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  • Practice of law

    Practice of law

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    • Abuse of the legal system

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    • Legal action

    • This piglix contains articles or sub-piglix about Legal action


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    • Legal awards

    • This piglix contains articles or sub-piglix about Legal awards


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    • Barristers' chambers


    • Legal costs

    • This piglix contains articles or sub-piglix about Legal costs


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    • Law firms

    • This piglix contains articles or sub-piglix about Law firms


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    • Oaths

    • This piglix contains articles or sub-piglix about Oaths


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    • Legal professions

    • This piglix contains articles or sub-piglix about Legal professions


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    • Legal practice

    • Legal practice is sometimes used to distinguish the body of judicial or administrative precedents, rules, policies, customs, and doctrines from legislative enactments such as statutes and constitutions which might be called "laws" in the strict sense of being commands to the general public, rather than only to a set of ... Read »


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    • Practice of law

    • Practice of law

      In its most general sense, the practice of law involves giving legal advice to clients, drafting legal documents for clients, and representing clients in legal negotiations and court proceedings such as lawsuits, and is applied to the professional services of a lawyer or attorney at law, barrister, solicitor, or civil ... Read »


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    • Admission to practice law

    • Lawyer

      An admission to practice law is acquired when a lawyer receives a license to practice law. In jurisdictions with two types of lawyer, as with barristers and solicitors, barristers must gain admission to the bar whereas for solicitors there are distinct practising certificates. Becoming a lawyer is a widely varied proc ... Read »


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    • Admission to the bar in the United States

    • Admission to the bar in the United States is the granting of permission by a particular court system to a lawyer to practice law in that system. Each U.S. state and similar jurisdiction (e.g., territories under federal control) has its own court system and sets its own rules for bar admission (or privilege to practice ... Read »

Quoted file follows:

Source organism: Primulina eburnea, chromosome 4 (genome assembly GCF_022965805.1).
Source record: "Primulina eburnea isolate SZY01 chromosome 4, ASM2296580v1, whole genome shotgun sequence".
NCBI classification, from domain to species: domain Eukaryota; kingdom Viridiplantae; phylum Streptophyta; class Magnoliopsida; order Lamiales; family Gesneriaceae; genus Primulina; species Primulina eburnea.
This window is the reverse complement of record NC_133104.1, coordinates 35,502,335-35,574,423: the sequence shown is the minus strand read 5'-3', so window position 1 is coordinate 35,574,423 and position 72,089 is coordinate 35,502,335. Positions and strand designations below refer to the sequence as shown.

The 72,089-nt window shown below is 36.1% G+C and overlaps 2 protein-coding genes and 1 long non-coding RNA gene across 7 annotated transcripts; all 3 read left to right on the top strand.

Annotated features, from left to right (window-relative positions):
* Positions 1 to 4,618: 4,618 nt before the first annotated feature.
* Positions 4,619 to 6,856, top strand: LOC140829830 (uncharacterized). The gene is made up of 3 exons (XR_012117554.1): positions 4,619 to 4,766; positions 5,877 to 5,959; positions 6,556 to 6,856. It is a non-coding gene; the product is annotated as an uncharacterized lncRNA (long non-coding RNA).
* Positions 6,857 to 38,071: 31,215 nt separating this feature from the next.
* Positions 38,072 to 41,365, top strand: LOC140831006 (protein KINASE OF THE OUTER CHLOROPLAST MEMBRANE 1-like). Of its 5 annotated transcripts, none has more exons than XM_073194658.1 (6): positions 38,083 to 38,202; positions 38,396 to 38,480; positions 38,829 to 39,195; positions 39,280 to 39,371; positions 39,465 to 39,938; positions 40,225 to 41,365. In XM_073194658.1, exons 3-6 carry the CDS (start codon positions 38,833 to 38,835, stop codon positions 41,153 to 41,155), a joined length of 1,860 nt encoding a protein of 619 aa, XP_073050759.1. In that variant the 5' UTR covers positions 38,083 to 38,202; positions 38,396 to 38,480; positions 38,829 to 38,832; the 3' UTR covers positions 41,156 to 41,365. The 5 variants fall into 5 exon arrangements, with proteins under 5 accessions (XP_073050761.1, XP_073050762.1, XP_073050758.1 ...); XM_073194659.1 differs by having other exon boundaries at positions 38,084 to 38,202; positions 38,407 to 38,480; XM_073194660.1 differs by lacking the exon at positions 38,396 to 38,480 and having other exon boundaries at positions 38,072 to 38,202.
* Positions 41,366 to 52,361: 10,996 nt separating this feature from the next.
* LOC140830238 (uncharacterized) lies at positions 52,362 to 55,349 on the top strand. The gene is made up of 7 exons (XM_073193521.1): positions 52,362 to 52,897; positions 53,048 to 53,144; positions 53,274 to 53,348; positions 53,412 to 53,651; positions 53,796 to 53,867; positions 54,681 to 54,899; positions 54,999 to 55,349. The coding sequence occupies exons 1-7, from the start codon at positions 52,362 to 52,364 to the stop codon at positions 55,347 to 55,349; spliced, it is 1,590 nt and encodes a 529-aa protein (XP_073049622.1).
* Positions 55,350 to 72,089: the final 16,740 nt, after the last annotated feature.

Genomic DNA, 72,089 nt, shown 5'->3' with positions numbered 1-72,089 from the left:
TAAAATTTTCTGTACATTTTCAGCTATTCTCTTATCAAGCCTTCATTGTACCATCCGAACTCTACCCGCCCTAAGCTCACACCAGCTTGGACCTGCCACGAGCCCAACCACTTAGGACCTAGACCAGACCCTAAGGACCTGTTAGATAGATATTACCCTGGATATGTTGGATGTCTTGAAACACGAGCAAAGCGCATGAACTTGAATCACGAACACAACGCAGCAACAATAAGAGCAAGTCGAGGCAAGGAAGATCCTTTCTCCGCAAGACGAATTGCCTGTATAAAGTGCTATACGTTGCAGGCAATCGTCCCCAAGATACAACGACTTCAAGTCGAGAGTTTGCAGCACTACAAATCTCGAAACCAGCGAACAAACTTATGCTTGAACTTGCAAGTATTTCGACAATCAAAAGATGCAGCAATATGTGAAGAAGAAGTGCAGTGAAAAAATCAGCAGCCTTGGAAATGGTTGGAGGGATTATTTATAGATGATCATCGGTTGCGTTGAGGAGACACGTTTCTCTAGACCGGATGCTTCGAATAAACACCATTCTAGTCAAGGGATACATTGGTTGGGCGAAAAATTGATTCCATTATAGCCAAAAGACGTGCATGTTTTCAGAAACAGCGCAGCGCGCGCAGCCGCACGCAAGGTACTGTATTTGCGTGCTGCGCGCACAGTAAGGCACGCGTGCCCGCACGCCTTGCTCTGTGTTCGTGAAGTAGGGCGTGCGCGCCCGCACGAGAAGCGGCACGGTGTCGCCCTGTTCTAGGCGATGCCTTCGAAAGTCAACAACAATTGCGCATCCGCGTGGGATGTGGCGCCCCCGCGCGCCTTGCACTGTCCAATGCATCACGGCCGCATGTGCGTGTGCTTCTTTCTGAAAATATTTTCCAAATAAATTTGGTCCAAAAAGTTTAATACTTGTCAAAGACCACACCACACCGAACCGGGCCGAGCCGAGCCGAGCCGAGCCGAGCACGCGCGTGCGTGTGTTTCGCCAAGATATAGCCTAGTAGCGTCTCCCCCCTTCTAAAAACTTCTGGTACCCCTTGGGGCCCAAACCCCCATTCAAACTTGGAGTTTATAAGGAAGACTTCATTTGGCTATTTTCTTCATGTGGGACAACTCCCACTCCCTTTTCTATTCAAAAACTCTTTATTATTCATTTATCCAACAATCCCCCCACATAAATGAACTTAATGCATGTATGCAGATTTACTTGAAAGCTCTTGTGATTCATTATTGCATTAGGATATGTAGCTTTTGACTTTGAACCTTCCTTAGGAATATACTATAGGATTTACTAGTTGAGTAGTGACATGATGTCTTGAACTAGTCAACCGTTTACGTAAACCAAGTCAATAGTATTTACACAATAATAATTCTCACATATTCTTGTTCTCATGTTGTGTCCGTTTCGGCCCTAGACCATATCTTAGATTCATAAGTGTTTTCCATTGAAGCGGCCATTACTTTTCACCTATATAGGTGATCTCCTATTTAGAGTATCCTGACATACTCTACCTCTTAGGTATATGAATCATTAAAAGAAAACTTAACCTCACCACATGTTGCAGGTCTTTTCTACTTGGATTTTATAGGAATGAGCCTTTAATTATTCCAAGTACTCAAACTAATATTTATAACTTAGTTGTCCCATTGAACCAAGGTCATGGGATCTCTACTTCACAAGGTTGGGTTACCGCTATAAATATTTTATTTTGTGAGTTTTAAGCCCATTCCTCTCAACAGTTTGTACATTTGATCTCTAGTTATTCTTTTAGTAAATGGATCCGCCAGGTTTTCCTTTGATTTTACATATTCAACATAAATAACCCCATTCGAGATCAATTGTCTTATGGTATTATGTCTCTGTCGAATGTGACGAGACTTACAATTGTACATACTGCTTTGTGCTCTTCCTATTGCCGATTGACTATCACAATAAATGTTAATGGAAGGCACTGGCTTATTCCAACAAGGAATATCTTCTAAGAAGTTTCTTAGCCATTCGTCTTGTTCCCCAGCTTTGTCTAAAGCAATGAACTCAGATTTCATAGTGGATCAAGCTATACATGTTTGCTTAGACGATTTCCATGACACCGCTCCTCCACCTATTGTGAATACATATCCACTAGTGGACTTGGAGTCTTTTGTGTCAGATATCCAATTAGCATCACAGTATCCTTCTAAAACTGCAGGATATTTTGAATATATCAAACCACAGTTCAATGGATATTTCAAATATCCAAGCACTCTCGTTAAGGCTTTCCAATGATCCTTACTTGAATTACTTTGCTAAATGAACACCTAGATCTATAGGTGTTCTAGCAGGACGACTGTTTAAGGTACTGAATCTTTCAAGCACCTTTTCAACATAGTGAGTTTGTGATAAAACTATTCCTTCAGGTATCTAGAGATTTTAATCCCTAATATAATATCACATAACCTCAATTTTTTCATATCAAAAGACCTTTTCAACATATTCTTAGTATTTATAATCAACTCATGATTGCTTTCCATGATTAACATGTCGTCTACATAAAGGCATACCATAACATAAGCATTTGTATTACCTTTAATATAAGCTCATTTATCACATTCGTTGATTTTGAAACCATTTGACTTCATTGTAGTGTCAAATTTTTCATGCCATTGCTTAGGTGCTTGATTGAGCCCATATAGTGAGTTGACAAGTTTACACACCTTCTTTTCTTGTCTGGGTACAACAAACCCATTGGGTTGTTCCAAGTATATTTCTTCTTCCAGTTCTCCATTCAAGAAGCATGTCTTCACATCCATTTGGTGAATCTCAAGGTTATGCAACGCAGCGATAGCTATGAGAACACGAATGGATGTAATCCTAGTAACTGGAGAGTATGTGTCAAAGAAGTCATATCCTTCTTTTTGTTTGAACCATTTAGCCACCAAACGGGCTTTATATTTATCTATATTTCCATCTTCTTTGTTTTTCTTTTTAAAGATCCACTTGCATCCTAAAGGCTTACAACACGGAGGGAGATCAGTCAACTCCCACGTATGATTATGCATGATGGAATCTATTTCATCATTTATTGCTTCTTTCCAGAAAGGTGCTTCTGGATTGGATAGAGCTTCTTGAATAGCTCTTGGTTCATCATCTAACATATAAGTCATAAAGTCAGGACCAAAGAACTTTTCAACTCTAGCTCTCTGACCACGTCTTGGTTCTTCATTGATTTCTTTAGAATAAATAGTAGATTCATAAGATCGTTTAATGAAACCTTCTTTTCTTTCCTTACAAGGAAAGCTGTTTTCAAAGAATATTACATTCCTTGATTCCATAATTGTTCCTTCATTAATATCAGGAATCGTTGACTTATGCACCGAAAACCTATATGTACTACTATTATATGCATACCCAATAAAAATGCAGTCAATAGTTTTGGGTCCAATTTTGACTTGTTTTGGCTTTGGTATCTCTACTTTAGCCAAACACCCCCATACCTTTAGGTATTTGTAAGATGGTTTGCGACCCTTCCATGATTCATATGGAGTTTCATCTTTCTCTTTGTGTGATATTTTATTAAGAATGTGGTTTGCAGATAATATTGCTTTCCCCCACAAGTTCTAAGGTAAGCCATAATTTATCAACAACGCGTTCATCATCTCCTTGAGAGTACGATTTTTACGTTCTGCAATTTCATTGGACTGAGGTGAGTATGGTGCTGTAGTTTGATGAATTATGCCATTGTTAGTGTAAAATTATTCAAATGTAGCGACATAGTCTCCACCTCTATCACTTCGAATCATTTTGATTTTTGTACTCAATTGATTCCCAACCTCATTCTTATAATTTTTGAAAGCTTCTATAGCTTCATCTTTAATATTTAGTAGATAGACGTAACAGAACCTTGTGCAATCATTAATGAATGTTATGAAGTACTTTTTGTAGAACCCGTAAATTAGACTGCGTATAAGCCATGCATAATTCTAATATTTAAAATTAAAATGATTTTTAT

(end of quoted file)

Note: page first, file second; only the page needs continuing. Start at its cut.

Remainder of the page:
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    • Alternative fee arrangements

    • Alternative fee arrangements (AFAs), in the practice of law, occur when payments to a law firm are based on a method other than billable hours. The classic example of an AFA is the contingent fee, sometimes called contingency or conditional fee, in which a law firm collects its fee as a percentage of the money won at ... Read »


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    • American rule (attorney's fees)


    • Associate attorney

    • An associate attorney is a lawyer and an employee of a law firm who does not hold an ownership interest as a partner. An associate may be a junior or senior attorney, but normally does not hold an ownership interest in the firm even if associated with the firm for many years. First-year associates are entry-level ... Read »


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    • Attorney's fee


    • Bar Professional Training Course

    • The Bar Professional Training Course or BPTC (previously known as Bar Vocational Course, or BVC) is a postgraduate course which allows law graduates to be named and practise as barristers in England and Wales. The thirteen institutes that run the BPTC along with the four prestigious Inns of Court are often collectively ... Read »


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    • Book of business (law)

    • Book of business is common parlance in the United States legal services sector and refers to the collection of clients that a lawyer (usually a partner) has assembled throughout his or her career. It is often used to refer to the valuation of such client following. Since most U.S. law firms are organized as limited li ... Read »


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    • Certificate in Legal Practice (Malaysia)

    • The Certificate in Legal Practice (CLP) is a 9-month long post-graduate course and examination taken by foreign law graduates and graduates of Bachelor of Jurisprudence (Hons)/B.Juris (Hons) from University of Malaya and Bachelor of Legal Studies (Hons)/BLS (Hons) from Universiti Teknologi MARA, to become a qualified l ... Read »


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    • Contingent fee

    • A contingent fee (in the United States) or conditional fee (in England and Wales) is any fee for services provided where the fee is payable only if there is a favourable result. Although such a fee may be used in many fields, it is particularly well associated with legal practice. In the law, it is defined as a "fee ch ... Read »


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    • Diploma in Legal Practice

    • The Diploma in Legal Practice (until 2012/13) or Diploma in Professional Legal Practice (from 2012/13) is a Scottish postgraduate qualification required in order to practise law in Scotland, as either a solicitor or an advocate. It is undertaken after completing undergraduate study and before commencing a traineeship. ... Read »


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    • Disbarment

    • Disbarment is the removal of a lawyer from a bar association or the practice of law, thus revoking his or her law license or admission to practice law. Disbarment is usually a punishment for unethical or criminal conduct. Procedures vary depending on the law society. Generally disbarment is imposed as a sanction f ... Read »


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    • Foreign legal opinion

    • A foreign legal opinion (or foreign law opinion) is an opinion of a law firm issued in cross-border commercial transactions certifying the effectiveness of the transaction under the applicable foreign law. Foreign legal opinions have become highly standardised over time, and most foreign legal opinions follow a fairly ... Read »